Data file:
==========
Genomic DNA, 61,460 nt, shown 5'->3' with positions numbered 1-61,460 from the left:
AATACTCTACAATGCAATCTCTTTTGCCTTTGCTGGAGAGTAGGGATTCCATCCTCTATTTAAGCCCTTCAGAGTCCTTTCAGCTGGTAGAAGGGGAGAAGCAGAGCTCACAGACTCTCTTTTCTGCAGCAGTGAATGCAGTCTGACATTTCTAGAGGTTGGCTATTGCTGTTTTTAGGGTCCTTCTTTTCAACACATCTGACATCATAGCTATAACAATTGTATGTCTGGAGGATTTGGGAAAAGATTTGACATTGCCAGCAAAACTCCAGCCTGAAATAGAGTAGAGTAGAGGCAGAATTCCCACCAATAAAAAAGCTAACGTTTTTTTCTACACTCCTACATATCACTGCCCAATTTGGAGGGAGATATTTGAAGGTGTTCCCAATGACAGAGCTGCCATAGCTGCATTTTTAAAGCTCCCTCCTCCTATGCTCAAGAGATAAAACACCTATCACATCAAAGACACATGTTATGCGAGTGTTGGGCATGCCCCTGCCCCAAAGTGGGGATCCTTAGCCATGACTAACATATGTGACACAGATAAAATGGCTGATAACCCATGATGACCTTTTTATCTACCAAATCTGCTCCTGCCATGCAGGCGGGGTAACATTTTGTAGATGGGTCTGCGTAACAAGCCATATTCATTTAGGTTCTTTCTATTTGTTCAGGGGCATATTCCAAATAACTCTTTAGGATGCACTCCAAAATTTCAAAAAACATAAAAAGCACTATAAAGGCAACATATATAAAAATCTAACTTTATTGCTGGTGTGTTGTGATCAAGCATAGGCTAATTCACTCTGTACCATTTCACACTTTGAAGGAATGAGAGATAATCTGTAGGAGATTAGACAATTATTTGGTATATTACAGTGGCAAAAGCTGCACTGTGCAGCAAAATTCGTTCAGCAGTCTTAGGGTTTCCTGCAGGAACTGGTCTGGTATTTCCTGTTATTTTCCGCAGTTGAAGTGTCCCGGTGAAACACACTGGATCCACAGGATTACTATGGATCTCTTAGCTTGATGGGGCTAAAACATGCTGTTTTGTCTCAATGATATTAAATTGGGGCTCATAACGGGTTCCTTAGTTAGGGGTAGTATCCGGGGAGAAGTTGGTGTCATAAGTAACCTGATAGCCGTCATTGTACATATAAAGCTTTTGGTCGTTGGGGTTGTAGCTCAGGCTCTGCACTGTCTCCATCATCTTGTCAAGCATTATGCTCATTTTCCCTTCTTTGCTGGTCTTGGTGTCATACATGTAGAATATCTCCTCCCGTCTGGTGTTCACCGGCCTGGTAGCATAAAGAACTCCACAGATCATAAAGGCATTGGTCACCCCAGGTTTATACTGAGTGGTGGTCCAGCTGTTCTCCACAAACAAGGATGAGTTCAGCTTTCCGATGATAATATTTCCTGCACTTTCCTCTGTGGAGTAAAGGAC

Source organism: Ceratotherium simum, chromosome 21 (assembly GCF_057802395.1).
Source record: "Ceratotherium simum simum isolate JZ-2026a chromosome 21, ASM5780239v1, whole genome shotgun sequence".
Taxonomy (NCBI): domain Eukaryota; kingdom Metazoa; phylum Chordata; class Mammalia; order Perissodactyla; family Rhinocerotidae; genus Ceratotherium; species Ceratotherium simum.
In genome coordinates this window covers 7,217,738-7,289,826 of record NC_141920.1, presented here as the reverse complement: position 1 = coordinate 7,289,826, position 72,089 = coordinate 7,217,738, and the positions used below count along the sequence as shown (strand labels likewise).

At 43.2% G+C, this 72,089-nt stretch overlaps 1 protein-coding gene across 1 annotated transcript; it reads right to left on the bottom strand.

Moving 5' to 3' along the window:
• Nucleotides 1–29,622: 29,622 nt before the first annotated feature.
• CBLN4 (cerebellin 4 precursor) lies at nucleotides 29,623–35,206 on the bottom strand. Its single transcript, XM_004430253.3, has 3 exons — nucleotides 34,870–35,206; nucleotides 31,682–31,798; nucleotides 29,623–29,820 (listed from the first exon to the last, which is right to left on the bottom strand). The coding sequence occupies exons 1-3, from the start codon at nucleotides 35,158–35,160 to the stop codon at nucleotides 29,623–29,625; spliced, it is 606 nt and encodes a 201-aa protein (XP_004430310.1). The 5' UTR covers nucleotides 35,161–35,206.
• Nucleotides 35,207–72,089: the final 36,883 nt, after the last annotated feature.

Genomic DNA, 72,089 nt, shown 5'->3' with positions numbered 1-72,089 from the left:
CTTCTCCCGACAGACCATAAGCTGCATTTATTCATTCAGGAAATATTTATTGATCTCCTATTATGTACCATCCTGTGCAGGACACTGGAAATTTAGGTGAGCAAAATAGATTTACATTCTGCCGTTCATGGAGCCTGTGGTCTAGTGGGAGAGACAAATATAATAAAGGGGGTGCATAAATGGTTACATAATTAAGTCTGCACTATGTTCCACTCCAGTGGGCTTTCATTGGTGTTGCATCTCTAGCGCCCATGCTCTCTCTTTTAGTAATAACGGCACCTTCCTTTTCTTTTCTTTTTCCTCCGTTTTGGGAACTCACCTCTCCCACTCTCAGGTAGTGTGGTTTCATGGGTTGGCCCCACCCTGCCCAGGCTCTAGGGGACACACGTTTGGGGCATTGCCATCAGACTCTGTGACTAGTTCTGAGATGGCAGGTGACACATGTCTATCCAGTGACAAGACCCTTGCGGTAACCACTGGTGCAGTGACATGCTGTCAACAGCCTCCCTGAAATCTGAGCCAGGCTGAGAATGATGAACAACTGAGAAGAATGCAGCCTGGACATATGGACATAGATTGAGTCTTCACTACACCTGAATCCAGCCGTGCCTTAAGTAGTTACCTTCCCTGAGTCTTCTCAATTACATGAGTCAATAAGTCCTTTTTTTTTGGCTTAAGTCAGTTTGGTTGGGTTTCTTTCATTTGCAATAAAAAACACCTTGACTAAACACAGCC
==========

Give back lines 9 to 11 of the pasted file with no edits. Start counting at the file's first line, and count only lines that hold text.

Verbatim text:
• Nucleotides 1–29,622: 29,622 nt before the first annotated feature.
• CBLN4 (cerebellin 4 precursor) lies at nucleotides 29,623–35,206 on the bottom strand. Its single transcript, XM_004430253.3, has 3 exons — nucleotides 34,870–35,206; nucleotides 31,682–31,798; nucleotides 29,623–29,820 (listed from the first exon to the last, which is right to left on the bottom strand). The coding sequence occupies exons 1-3, from the start codon at nucleotides 35,158–35,160 to the stop codon at nucleotides 29,623–29,625; spliced, it is 606 nt and encodes a 201-aa protein (XP_004430310.1). The 5' UTR covers nucleotides 35,161–35,206.
• Nucleotides 35,207–72,089: the final 36,883 nt, after the last annotated feature.